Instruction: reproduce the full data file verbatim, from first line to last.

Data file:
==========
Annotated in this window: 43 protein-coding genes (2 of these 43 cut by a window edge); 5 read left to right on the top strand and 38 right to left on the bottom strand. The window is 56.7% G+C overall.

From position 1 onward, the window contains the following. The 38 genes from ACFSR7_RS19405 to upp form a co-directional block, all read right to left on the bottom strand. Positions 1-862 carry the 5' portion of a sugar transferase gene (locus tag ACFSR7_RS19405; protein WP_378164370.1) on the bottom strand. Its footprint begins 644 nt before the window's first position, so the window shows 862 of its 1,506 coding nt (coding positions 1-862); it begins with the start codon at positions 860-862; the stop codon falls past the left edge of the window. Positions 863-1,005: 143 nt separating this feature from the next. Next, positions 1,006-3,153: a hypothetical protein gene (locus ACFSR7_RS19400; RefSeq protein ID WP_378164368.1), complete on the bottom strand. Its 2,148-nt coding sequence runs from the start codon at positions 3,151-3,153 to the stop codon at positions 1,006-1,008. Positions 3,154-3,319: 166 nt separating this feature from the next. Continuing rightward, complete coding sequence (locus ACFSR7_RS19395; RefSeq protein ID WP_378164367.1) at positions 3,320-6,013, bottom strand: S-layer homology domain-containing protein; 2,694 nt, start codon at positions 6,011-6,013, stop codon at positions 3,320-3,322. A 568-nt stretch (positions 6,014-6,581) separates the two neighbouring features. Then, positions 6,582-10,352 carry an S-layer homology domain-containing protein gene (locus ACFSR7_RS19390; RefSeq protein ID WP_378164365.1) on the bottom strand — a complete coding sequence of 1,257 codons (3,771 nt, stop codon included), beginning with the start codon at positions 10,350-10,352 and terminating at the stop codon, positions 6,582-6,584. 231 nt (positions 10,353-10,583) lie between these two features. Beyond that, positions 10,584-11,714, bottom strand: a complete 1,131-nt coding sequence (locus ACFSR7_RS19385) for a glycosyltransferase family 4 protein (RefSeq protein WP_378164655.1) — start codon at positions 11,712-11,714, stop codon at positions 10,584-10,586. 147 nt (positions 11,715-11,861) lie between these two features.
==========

Annotated in this window: 43 protein-coding genes (2 of these 43 cut by a window edge); 5 read left to right on the top strand and 38 right to left on the bottom strand. The window is 56.7% G+C overall.

From position 1 onward, the window contains the following. The 38 genes from ACFSR7_RS19405 to upp form a co-directional block, all read right to left on the bottom strand. Positions 1-862 carry the 5' portion of a sugar transferase gene (locus tag ACFSR7_RS19405; protein WP_378164370.1) on the bottom strand. Its footprint begins 644 nt before the window's first position, so the window shows 862 of its 1,506 coding nt (coding positions 1-862); it begins with the start codon at positions 860-862; the stop codon falls past the left edge of the window. Positions 863-1,005: 143 nt separating this feature from the next. Next, positions 1,006-3,153: a hypothetical protein gene (locus ACFSR7_RS19400; RefSeq protein ID WP_378164368.1), complete on the bottom strand. Its 2,148-nt coding sequence runs from the start codon at positions 3,151-3,153 to the stop codon at positions 1,006-1,008. Positions 3,154-3,319: 166 nt separating this feature from the next. Continuing rightward, complete coding sequence (locus ACFSR7_RS19395; RefSeq protein ID WP_378164367.1) at positions 3,320-6,013, bottom strand: S-layer homology domain-containing protein; 2,694 nt, start codon at positions 6,011-6,013, stop codon at positions 3,320-3,322. A 568-nt stretch (positions 6,014-6,581) separates the two neighbouring features. Then, positions 6,582-10,352 carry an S-layer homology domain-containing protein gene (locus ACFSR7_RS19390; RefSeq protein ID WP_378164365.1) on the bottom strand — a complete coding sequence of 1,257 codons (3,771 nt, stop codon included), beginning with the start codon at positions 10,350-10,352 and terminating at the stop codon, positions 6,582-6,584. 231 nt (positions 10,353-10,583) lie between these two features. Beyond that, positions 10,584-11,714, bottom strand: a complete 1,131-nt coding sequence (locus ACFSR7_RS19385) for a glycosyltransferase family 4 protein (RefSeq protein WP_378164655.1) — start codon at positions 11,712-11,714, stop codon at positions 10,584-10,586. 147 nt (positions 11,715-11,861) lie between these two features.